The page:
The information system must track what source data is received and differentiate between time points. The data management tools need to be able to detect overlapping or conflicting data for a particular time-point. Additionally, data collection from different sources with different standards of practice introduces a challenge in terms of quality control. All these variables between augmented data to phenotype characterization of participants pose a challenge for fully understanding the discrepancy between details. The complexity of phenotypic characterization increases the challenges of data usability for research purposes. For research purposes management tools are necessary for flexible data inquiry where it is possible to make inquiries based on specific individuals, selecting specific time points or differentiating between the sources. Additionally, a systematic approach needs to be developed to evaluate reliability.

4.3. Future of the EGCUT Information System

The information system and IT solutions of the EGCUT need to continually evolve to support the goals of the EGCUT and the ever-increasing database. The main goals have shifted from recruitment to research supplementing and updating information on participants’ health. The HGRA and technical solutions available provide an opportunity to update the participant’s phenotype characterization from multiple sources over multiple time points.
Multiple data sources with varying standards of practice and different methods for describing medical information and data for many time points introduce a great challenge for data consolidation and harmonization. The system needs to be flexible and easily manageable in order to differentiate potentially overlapping or conflicting data, as well as to keep track of the different time points. To address these possibilities and challenges, the development of a new information system for the EGCUT, called GEVA (GEeniVAramu, which is short for EGCUT in Estonian), was initiated in 2012. GEVA is planned to support data collection from multiple sources by providing powerful tools for data consolidation from multiple sources and for quality control of data added to participants’ phenotype characterization.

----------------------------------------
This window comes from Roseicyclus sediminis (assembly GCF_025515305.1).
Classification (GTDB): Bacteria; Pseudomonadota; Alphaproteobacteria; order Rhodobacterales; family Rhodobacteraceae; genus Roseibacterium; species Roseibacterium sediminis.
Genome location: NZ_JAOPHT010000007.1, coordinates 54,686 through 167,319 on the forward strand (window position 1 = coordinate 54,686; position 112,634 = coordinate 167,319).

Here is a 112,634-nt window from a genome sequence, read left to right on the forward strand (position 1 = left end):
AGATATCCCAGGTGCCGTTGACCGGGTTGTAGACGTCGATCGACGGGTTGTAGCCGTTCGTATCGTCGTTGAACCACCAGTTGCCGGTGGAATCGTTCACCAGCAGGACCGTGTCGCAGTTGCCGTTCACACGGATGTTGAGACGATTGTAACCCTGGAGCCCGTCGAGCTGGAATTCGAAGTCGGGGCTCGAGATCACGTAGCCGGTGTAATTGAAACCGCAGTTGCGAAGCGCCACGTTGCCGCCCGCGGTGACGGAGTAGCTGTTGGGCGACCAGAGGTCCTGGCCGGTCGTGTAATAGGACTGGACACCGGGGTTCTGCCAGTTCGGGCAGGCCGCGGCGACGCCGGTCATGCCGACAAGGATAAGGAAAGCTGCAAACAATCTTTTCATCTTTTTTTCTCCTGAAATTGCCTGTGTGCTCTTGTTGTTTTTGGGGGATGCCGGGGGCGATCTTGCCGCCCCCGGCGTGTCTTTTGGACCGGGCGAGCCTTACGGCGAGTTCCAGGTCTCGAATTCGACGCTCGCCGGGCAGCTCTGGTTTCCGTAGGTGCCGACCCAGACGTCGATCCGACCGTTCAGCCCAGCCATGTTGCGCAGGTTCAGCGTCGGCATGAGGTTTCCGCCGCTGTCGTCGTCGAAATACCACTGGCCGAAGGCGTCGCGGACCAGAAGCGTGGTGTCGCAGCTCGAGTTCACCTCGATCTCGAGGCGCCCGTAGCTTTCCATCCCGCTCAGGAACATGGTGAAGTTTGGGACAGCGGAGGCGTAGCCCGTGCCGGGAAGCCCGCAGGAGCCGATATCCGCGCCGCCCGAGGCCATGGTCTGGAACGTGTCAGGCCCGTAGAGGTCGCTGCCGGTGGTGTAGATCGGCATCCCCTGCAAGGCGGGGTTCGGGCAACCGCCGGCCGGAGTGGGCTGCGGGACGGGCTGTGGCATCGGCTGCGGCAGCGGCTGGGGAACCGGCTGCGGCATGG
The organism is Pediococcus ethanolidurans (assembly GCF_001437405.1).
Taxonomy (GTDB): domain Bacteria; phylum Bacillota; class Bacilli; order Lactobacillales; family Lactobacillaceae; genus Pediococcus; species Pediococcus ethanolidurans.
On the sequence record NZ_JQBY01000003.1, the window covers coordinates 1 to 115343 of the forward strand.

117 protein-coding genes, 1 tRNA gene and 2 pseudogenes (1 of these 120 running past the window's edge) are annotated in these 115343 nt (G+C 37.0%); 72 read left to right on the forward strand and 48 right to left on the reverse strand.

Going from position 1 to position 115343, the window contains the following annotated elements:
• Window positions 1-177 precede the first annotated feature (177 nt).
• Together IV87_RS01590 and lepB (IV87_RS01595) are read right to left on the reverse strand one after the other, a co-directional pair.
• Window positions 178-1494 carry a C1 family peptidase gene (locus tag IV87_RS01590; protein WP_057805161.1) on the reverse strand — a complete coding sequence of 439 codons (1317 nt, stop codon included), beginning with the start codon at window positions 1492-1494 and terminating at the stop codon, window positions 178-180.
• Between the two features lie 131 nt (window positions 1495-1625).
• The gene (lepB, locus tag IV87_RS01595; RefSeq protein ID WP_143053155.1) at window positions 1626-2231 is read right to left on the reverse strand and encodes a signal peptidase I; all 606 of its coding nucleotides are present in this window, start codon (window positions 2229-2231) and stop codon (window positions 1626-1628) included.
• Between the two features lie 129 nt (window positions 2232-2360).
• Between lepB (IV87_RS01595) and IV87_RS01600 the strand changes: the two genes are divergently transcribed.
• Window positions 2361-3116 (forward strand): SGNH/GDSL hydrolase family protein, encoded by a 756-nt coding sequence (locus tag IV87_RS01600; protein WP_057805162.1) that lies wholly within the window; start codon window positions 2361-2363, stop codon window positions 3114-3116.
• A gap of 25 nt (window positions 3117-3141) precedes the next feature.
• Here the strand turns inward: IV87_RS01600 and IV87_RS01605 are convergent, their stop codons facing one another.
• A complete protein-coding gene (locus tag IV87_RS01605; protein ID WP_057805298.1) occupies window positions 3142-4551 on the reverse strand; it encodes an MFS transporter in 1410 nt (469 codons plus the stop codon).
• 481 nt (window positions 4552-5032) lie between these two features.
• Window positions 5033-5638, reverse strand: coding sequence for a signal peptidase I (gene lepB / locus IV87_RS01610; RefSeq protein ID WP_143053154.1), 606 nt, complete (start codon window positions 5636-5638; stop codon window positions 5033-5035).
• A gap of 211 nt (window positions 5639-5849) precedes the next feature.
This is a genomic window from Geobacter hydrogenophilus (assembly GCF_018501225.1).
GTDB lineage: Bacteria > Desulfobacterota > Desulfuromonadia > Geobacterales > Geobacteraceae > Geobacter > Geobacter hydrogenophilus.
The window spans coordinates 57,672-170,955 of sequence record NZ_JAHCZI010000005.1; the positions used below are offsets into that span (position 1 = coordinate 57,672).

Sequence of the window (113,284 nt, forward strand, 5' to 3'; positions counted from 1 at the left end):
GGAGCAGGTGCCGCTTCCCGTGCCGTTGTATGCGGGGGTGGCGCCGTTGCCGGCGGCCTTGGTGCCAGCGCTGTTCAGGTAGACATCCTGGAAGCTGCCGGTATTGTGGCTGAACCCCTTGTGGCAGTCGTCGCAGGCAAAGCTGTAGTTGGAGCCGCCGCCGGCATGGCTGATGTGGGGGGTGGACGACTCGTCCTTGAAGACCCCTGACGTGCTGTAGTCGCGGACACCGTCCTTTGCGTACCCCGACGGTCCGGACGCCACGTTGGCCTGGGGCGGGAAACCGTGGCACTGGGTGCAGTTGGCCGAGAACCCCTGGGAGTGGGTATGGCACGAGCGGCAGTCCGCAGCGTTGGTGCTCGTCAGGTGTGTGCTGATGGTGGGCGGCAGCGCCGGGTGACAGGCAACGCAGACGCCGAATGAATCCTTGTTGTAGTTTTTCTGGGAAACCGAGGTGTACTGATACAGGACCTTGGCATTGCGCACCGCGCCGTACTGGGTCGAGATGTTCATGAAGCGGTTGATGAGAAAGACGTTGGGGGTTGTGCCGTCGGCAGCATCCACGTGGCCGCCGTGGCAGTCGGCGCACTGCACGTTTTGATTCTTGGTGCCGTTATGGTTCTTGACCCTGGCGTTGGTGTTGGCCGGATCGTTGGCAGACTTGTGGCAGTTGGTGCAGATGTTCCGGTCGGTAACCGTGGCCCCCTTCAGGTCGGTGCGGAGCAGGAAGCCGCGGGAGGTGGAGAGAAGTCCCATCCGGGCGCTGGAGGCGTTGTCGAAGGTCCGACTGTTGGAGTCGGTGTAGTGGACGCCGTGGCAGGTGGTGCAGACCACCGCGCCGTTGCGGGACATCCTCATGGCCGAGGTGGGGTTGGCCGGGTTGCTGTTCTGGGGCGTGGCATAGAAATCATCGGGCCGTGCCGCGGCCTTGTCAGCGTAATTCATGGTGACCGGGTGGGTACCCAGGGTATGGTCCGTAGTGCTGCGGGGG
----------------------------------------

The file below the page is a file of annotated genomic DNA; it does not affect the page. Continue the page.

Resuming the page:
Previously, data from registries and databases were retrieved through data packages after an application to the ministry in charge of the registry. Custom reports from the registry or database have been encrypted and handed over to EGCUT where they had to be manually added to the database. In a modern IT architecture, data will be exchanged securely between databases via X-road in real-time.

5. Translating Research Results to Medicine

Estonia is one of the countries aiming to implement personalized medicine on a national scale. Combining the IT infrastructure solutions available in Estonia with the comprehensive, longitudinally recorded electronic health records and prescription data, together with the genetic information available in the EGCUT, these resources are cornerstones for national personalized medicine initiatives. This information can be combined for clinical use in disease risk assessment and medication response prediction. In 2014, the Estonian Government allocated funds to establish a plan towards personalized medicine based on modern gene technology [9]. The pilot project for 2015–2018 was approved in December 2014 [10]. The plans include genotyping all 52,000 EGCUT participants on whom the personalized medicine approach can be pilot tested, and developing the necessary clinical decision support software. The ID-card and the patient portal of ENHIS allow the risk assessments to be delivered securely to physicians and patients.